Pain can arise from the central nervous system, the autonomic nervous system or from the periphery. The definition of pain includes pain as being both a physiological (sensory) and an emotional experience ( influenced by psychological and emotional factors).
Descriptions of pain:
Paraesthesia – ‘pins and needles’ (an abnormal sensation that is not unpleasant)
Causalgia – ‘burning’ or ‘searing’ sensation
Dysaesthesia – ‘burning’, ‘numbness’, ‘tingling’ (an unpleasant abnormal sensation)
Formication – ‘insects crawling on the skin’
Hyperpathia – painful response to a light touch (eg clothing)
free noncorpuscular peripheral nerve endings
stimulated by intense thermal, mechanical or chemical stimuli
when stimulated release neuropeptides (eg substance P) convert stimulus into electrical activity
most nociceptors lie dormant inflammation sensitises them
Skin nociceptors two afferent nerve fibres (C fibres and A-delta fibres)
group III afferents
high threshold mechanoreceptors
small diametre fibres
transmit more rapidly than C fibres
transmits the ‘sharp immediate pain’ serves as a warning of impending tissue damage
• group IV afferents
• polymodal – responds to either thermal, mechanical or chemical stimulus
• small diametre unmyelinated fibres
• transmit impulses relatively slowly – the ‘second pain’
• transmits the prolonged ‘burning pain’
Mostly free nerve endings in the walls of arterioles and connective tissue. Two types of nociceptors in skeletal muscle (group III and group IV)
Three type of neurons transmit sensory information to the CNS – non-nocioceptive neurons (transmit proprioceptive information); nocioceptive specific neurons (transmit A-delta nocioceptive inputs from the skin); wide dynamic range neurons (transmit a wide range of stimuli)
Nocioceptive information is transmitted via two pathways:
• neospinothalamic pathway (arises in dorsal horn where A-delta nocioceptive fibres terminate; ascends in contralateral tract to lateral part of thalamus; responsible for the localisation and identification of noxious stimuli)
• spinoreticular tract/paleo-spino-reticulo-diencephalic pathway (arises in dorsal horn from where the non-myelinated C fibres terminate; ascends next to neospinothalamic pathway; terminates into brainstem’s reticular tissue and cerebral cortex)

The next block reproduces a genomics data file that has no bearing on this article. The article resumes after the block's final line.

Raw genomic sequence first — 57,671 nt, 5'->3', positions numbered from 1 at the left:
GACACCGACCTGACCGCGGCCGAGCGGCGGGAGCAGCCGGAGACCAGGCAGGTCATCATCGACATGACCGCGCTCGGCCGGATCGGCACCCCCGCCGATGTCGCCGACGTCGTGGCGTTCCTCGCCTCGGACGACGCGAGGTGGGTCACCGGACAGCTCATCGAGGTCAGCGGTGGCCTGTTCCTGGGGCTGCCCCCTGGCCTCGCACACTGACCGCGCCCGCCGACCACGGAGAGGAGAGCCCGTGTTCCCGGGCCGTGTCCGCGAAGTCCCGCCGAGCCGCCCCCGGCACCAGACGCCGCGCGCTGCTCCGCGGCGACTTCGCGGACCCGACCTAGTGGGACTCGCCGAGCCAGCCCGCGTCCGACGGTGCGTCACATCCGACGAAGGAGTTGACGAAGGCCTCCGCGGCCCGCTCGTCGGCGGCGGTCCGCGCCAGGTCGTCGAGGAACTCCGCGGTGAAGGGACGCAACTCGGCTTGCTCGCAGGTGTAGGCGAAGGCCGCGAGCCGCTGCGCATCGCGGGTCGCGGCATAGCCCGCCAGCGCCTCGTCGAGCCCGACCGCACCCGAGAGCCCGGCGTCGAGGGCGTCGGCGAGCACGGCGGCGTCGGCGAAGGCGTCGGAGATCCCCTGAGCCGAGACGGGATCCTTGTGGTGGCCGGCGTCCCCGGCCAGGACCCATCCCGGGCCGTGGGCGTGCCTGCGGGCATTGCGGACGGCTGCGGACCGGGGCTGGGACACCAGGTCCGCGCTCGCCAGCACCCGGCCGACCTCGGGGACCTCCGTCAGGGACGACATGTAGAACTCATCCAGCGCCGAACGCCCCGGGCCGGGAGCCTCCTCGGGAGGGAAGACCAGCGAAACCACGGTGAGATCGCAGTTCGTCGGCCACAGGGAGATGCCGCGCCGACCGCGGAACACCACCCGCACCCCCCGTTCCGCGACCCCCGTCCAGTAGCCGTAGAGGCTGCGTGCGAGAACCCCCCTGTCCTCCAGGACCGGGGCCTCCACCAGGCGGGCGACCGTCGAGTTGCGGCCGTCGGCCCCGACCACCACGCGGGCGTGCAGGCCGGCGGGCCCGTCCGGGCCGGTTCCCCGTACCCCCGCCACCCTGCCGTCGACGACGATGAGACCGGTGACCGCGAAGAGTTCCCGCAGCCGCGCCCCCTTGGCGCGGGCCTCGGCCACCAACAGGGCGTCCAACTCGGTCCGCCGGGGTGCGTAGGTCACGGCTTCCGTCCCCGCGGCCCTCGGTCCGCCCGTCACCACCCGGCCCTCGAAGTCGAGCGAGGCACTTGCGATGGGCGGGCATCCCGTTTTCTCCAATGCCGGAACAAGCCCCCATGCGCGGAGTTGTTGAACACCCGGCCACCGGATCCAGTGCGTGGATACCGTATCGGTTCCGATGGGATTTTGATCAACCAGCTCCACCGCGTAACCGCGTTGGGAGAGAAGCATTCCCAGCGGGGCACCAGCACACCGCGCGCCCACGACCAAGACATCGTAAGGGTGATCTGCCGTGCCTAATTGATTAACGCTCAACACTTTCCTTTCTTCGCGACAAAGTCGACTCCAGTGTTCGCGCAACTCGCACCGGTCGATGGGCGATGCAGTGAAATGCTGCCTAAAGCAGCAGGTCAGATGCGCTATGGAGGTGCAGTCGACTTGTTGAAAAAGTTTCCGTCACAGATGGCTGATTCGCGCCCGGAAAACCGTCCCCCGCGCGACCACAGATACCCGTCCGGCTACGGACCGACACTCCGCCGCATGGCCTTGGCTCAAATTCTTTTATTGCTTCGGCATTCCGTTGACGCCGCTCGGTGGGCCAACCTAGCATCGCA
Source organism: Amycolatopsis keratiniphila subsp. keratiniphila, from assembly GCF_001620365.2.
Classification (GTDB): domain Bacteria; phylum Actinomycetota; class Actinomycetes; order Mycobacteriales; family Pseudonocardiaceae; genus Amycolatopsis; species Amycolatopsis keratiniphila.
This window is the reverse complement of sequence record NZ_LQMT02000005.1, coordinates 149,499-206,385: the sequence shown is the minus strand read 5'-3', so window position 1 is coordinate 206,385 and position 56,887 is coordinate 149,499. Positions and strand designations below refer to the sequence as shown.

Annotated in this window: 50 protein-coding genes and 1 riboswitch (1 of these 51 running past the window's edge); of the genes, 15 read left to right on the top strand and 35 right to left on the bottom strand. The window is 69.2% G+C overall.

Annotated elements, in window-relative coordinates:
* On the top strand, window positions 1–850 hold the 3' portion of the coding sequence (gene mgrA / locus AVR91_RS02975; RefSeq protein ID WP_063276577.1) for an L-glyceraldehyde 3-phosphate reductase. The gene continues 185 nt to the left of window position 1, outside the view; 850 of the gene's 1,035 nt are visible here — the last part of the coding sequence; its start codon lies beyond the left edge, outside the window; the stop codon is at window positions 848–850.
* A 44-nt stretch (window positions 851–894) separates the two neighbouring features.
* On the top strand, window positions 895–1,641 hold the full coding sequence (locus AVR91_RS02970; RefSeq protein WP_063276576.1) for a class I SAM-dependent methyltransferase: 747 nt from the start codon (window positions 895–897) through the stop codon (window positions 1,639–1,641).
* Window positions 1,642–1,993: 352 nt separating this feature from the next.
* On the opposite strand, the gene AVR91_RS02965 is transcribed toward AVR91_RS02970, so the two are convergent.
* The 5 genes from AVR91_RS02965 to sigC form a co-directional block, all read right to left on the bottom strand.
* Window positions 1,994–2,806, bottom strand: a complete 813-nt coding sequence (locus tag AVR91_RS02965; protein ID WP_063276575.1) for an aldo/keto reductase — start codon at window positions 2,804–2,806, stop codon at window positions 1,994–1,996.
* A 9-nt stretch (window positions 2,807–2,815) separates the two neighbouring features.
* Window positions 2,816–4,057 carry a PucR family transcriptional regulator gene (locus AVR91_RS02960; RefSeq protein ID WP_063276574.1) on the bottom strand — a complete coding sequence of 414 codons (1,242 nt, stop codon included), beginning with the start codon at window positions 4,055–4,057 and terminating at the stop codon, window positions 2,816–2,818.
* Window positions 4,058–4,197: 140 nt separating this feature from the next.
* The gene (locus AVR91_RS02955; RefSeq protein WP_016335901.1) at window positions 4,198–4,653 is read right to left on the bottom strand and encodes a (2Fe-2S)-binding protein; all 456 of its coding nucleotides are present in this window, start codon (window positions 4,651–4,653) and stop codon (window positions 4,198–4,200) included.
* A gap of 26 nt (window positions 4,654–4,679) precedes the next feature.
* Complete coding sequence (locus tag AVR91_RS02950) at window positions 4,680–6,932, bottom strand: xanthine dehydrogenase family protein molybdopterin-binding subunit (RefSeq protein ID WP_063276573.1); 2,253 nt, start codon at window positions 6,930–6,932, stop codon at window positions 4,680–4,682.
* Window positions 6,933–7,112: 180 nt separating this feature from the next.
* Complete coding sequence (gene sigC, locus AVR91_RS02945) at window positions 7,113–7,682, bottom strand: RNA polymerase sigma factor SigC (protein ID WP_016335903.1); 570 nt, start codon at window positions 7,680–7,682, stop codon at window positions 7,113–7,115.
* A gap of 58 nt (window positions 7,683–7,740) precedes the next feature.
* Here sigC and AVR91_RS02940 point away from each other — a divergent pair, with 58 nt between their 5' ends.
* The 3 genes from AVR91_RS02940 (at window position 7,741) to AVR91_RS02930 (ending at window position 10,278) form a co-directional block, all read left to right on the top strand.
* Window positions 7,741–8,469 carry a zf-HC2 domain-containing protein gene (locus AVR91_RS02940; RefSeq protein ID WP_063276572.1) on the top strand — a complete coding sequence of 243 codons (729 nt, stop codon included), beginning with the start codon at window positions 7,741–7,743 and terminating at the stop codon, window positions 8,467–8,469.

Experience of pain:
A persons pain tolerance is dependent on a number of factors. Eg:
• emotional response
• psychological factors
• cultural background
• ethnic origin
• attitude of parents towards pain during childhood
• mood (anxiety and depression reduced pain tolerance)
• stressful environment (eg severe wounds in war may not be noticed)
• distractions (eg music)
• past experiences of pain
Measurement of pain:
The verbal questioning of pain on a 0-10 scale is often not sufficient due to the multidimensional aspects of pain.
Verbal Description Scale (VDS):
0=no pain; 1=mild pain; 2= discomforting; 3=distresssing; 4=intense; 5=excruciating
Most popular system
Visual Analogue Scale (VAS):
10cm line on which the patient marks the spot for pain intensity and this is measured. One end of the line represents ‘No pain’ and the other represents ‘worst possible pain’.
Happy Faces rating Scale:
Used with children.
Has poor validity.
McGill Pain Questionnaire (MPQ):
Includes descriptors of pain (chosen from 30 groups of adjectives) and a pain drawing.
Measurement of the impact of pain:
eg disability indexes/questionnaires
Emotional aspects of pain:
Emotional aspects of pain are the negative feelings that mediate the behavioural responses to the pain.
Acute pain serves a useful protective purpose (eg evokes flexor withdrawal reflex); main emotional response to acute pain is anxiety, but this can be mediated by the experiences of pain noted above.
Chronic pain has no useful purpose; those with chronic pain tend to be more anxious, depressed, irritable, angry and resentful . Serotonin activity in CNS is decreased this may play a role in insomnia, depression and a decreased pain tolerance (may also be due to a lowering of endorphin levels)
Behavioural aspects of pain:
Pain influences behaviour. Examples of behaviours include sleep disturbances; verbal attacks on others; decreased activity levels; abdication of social roles
Many chronic pain patients present with varying degrees of psychological and behavioural problems that exacerbate pain.